The Government has announced an independent review of how the BBC is governed and regulated following a series of "bad mistakes" by the organisation.
Culture, media and sport Secretary John Whittingdale said the review was being launched in light of a series of scandals in recent years.
These include the broadcaster's handling of Jimmy Savile abuse allegations, Lord McAlpine's libel claim over false child abuse allegations and the furore over Jonathan Ross and Russell Brand's 2008 phone call to actor Andrew Sachs.
Mr Whittingdale, who is due to speak at the Royal Television Society convention in Cambridge tonight, said: "Television is of huge importance to the nation - and the BBC lies at the heart of British television.
"However no-one could deny that the BBC has made some bad mistakes in the last few years.
"Savile, McAlpine, Ross-Brand, severance payments and excessive salaries have all contributed to a widespread view that the governance structure needs reform.
"So as part of the Charter Review process, I am pleased to announce that I am setting up an independent review into the governance and regulation of the BBC."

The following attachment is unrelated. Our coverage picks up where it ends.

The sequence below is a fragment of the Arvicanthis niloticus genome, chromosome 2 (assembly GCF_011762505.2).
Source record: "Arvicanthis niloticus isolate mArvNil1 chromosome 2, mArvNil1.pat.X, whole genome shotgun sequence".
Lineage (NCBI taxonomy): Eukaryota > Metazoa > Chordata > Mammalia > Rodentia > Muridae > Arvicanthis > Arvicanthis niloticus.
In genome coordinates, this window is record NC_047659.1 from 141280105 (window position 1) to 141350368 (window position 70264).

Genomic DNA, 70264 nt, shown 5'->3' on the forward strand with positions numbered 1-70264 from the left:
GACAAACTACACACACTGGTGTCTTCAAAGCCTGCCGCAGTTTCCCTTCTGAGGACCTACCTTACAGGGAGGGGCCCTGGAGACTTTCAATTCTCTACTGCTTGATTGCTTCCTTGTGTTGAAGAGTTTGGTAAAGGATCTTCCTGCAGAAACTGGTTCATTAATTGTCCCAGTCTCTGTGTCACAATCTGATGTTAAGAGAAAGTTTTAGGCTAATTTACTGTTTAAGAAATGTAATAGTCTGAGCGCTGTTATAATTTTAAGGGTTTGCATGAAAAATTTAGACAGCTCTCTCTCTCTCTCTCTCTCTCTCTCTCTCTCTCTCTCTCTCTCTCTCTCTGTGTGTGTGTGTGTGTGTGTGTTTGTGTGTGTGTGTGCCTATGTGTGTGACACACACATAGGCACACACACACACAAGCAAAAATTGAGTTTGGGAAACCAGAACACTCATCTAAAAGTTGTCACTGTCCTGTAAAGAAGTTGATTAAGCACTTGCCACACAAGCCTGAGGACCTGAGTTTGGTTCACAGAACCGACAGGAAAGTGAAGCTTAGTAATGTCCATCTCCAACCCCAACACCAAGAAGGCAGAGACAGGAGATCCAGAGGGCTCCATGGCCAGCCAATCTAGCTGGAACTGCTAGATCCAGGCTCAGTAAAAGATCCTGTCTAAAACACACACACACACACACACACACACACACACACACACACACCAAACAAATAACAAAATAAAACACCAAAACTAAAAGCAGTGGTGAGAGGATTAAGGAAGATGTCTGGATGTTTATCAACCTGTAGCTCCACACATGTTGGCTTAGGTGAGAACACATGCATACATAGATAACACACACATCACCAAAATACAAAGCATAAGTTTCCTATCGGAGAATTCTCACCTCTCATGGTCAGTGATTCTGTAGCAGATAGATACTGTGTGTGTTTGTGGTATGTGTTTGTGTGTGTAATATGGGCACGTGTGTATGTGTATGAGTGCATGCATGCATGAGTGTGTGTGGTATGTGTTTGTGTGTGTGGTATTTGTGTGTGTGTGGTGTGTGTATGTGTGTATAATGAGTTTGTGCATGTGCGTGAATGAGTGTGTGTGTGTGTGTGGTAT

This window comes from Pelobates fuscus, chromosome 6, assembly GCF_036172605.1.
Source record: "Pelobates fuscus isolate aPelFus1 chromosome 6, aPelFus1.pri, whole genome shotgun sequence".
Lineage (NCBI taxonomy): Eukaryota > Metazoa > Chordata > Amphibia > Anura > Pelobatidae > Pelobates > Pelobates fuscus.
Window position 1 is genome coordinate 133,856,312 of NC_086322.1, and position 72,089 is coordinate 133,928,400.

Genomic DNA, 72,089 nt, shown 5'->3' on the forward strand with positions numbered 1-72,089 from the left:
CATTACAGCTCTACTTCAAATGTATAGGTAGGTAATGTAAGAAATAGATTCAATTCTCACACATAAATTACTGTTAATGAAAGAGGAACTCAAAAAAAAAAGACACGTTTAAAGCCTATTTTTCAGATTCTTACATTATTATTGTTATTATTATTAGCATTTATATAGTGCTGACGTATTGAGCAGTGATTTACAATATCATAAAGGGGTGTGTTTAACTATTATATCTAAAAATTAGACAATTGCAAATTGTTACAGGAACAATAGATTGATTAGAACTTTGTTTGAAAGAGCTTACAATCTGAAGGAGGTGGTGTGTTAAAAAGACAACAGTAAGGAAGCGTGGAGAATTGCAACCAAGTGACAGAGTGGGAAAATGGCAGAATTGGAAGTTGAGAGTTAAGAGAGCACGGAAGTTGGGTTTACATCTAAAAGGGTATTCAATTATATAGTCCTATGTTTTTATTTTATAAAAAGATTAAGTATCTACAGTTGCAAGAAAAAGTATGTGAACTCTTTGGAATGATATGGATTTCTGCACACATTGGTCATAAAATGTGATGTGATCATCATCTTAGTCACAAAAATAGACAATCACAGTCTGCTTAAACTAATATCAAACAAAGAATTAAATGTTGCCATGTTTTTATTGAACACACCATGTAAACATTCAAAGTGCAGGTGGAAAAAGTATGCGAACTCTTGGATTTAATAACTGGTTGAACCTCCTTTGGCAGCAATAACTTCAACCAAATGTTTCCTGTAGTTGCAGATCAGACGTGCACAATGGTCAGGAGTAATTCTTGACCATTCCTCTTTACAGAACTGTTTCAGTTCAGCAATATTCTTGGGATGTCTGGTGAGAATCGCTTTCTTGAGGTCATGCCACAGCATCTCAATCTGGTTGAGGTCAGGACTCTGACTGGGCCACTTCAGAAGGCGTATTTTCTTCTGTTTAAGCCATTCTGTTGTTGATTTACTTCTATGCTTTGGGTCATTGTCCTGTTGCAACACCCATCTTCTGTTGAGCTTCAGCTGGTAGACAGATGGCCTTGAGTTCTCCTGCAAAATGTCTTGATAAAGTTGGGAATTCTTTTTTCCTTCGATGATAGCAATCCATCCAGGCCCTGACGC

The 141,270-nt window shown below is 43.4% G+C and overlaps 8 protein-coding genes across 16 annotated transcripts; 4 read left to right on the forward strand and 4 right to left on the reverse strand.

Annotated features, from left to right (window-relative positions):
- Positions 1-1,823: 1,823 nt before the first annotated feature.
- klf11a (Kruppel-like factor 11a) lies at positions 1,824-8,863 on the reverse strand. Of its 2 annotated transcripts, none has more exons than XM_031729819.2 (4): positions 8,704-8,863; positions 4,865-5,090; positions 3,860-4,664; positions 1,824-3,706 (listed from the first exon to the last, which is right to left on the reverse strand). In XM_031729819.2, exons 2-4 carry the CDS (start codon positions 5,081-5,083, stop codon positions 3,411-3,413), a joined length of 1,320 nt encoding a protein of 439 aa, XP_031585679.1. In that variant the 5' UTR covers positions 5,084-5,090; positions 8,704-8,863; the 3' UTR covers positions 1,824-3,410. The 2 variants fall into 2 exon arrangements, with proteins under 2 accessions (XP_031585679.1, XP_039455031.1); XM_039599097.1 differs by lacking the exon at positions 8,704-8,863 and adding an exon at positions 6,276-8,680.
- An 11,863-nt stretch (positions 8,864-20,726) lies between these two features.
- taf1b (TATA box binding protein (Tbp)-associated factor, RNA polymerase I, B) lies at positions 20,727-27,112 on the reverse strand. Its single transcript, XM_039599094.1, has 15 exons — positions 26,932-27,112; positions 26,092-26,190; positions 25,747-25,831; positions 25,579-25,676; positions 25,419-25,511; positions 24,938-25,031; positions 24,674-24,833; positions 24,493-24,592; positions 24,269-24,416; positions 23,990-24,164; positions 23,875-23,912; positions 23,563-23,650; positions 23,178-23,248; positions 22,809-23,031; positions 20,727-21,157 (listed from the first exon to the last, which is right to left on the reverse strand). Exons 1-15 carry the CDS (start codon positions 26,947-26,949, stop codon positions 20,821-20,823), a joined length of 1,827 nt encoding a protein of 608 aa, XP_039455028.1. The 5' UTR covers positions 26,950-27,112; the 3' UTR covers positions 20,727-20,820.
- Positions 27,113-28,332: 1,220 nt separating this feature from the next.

A statement from the DCMS, said the review would form part of the ongoing review of the BBC's Royal Charter and ensure the correct checks and balances are in place to hold the organisation to account and ensure it "delivers for licence fee payers".
The review will be carried out by Sir David Clementi, former chairman of Virgin Money and Prudential and previously a Deputy Governor of the Bank of England.
He said: "The BBC is a world class broadcaster and requires effective governance and regulation. I look forward to conducting this review."
Sir David has been asked to make proposals on the model of governance and regulation of the BBC; the specific mechanisms of governance and regulation; and the way in which the BBC and the bodies that govern and regulate it engage with licence fee payers and the wider industry.
A BBC Trust spokesman said it welcomed the review.
He added: "As we have said before, the way the BBC is governed and regulated needs intelligent reform and an open public debate. We look forward to working with Sir David Clementi."
Mr Whittingdale has already warned of cuts at the BBC, saying that the organisation should make "the same efficiency savings as we're asking every public body to do".
The stance has provoked a public debate, most notably with satirist and Thick of It creator Armando Iannucci saying ministers should help promote the BBC to "capitalise financially" overseas.
The report is expected to be submitted in early 2016.